"Without CRAMRA"--

the convention--

"and without a World Park, some governments may regard themselves as unrestricted in the search for minerals. Sir Peter and Australia may find that by refusing to support CRAMRA, they have deprived Antarctica of the very protection they wish it to receive." That is the bald answer to Sir Peter Scott.

The hon. Member for Linlithgow asked also about rubbish disposal. I agree with him that there is a critical difference between rubbish disposal and sewage. I was trying to make the point that there is little to distinguish between the excrement of gentoo penguins and that of humans. Rubbish disposal relating to scientific discovery is a significant problem in Antarctica, and for that reason we and other parties to the Antarctic treaty have been working on an agreement to govern rubbish disposal there, which will be discussed at the meeting in Paris in October.

The hon. Member for Islington, North (Mr. Corbyn), whose questions I always try to answer, raised the issue of inspectors. The Government intend to appoint sufficient inspectors, and we shall have to examine the particular terms of the licence application to ensure that we have the right inspectors in each case. The Bill makes it clear that inspectors will be appointed on an ad hoc basis to deal with specific licence applications.

The hon. Member for Swansea, East (Mr. Anderson) said, rightly, that Opposition amendment No. 19 goes to the core of the difference between the Opposition and the Government. There is no difference of principle between the Government and the Opposition : we both wish to ensure that the necessary environmental safeguards exist in Antarctica. The amendment, however, provides us with a number of difficulties.

First, the proposed procedures simply are not consistent with the convention. Secondly, and very critically, the adoption in British law of any such procedures at this stage would bind the hands of future negotiators in the commission who sought to elaborate on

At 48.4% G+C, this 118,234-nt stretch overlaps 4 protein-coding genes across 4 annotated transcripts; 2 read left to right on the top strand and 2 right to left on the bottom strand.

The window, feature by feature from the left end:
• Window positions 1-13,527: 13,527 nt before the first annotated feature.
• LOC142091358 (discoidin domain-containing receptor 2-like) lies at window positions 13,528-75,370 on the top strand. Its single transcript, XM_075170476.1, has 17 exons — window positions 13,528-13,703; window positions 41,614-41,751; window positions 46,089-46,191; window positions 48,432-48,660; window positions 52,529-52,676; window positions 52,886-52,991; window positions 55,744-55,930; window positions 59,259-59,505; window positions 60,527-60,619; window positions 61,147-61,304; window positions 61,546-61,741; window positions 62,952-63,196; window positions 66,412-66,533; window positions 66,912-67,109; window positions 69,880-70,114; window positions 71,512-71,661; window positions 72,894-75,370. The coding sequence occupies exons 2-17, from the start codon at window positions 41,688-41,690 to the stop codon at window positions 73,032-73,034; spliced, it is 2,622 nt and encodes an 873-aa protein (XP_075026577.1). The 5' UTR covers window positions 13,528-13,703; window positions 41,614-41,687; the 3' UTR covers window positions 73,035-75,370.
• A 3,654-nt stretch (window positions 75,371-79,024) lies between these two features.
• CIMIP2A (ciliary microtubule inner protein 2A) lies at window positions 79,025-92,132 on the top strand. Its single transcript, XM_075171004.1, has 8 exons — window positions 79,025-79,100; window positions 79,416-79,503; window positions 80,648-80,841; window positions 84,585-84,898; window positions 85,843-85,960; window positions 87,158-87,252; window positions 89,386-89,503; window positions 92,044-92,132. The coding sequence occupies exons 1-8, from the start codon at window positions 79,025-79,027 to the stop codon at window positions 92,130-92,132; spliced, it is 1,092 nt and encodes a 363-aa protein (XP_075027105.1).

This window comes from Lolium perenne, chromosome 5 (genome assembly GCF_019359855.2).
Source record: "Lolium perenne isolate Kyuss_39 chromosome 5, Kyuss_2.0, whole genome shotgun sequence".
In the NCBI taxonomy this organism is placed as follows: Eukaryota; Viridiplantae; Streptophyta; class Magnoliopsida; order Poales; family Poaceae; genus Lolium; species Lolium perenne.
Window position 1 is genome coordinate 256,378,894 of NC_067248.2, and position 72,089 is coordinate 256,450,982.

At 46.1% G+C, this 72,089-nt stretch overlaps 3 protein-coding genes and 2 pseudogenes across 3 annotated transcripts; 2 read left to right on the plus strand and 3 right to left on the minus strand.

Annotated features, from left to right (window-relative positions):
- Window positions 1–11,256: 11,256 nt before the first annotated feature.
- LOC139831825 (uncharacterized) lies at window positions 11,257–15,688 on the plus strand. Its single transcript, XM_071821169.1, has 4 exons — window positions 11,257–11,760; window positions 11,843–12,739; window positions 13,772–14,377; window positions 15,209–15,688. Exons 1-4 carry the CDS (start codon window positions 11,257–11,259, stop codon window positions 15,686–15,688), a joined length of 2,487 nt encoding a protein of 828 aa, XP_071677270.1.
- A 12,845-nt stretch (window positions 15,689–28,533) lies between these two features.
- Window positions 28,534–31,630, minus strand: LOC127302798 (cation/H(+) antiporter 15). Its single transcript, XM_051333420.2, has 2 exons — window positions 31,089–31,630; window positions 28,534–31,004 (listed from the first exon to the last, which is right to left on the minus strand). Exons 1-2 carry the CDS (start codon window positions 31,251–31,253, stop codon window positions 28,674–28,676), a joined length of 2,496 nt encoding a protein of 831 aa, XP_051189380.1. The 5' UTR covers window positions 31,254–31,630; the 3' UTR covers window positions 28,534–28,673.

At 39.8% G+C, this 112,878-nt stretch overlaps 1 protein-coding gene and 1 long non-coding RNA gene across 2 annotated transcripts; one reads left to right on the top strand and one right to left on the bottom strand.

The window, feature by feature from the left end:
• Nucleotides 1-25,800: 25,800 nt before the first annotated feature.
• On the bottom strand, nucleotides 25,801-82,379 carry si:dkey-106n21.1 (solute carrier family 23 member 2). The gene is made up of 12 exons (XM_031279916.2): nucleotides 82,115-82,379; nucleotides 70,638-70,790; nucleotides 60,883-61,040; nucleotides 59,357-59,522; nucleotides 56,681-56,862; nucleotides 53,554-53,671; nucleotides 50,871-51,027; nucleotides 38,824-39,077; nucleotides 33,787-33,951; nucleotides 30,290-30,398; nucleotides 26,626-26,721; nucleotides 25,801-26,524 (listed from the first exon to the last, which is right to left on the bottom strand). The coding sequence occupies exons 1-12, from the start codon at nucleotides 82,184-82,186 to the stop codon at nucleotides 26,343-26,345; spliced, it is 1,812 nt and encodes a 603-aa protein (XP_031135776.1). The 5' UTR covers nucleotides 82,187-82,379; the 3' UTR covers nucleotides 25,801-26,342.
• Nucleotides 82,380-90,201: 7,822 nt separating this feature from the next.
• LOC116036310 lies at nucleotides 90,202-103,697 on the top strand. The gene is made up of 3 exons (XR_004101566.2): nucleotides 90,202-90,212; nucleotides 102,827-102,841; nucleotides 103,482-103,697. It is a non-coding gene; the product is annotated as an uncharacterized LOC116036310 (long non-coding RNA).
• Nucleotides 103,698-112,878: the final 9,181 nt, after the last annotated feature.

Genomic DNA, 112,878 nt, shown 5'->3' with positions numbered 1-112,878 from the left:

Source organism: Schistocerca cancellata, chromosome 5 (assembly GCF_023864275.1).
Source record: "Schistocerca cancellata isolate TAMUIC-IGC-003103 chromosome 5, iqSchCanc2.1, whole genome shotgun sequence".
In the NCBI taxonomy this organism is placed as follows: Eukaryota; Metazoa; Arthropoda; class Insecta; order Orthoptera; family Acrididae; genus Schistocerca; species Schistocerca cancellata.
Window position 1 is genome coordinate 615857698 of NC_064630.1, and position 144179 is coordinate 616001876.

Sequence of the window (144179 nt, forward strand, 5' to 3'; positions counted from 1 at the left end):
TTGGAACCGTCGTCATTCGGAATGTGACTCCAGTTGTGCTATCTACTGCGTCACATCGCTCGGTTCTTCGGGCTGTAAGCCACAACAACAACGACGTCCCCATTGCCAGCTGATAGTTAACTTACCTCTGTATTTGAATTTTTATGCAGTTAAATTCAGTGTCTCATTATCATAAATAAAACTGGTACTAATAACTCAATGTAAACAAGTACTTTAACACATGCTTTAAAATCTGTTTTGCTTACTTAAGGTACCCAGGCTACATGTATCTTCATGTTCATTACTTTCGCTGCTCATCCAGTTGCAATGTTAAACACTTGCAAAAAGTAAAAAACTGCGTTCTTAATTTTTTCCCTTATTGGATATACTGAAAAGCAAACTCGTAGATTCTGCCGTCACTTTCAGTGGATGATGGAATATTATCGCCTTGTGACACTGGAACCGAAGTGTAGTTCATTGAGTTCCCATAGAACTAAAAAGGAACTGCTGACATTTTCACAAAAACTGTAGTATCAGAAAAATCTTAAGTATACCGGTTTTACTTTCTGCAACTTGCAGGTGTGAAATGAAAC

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reasonable and acceptable environment impact assessment procedures. The hon. Gentleman, I think, recognises that those procedures are critical.

Mr. Anderson : Is the Minister saying, in terms, that any of the criteria set out in the amendment are unacceptable?

Mr. Eggar : What I am saying is that it is entirely wrong to seek to bind the negotiators in the way proposed in the amendment. Other features of the amendment--which the hon. Gentleman himself has said is based on domestic legislation--are not likely to be appropriate : rules that apply in Swansea are not necessarily appropriate in Antarctica. Many elements in that amendment will, however, be covered. This brings us back to what was said in Committee should the need for flexibility--the need to consider specific approaches in detail rather than imposing an inflexible framework.

For those reasons, the Government are unable to accept the amendment, and others in the group whose intent is similar. Question put, That the amendment be made :--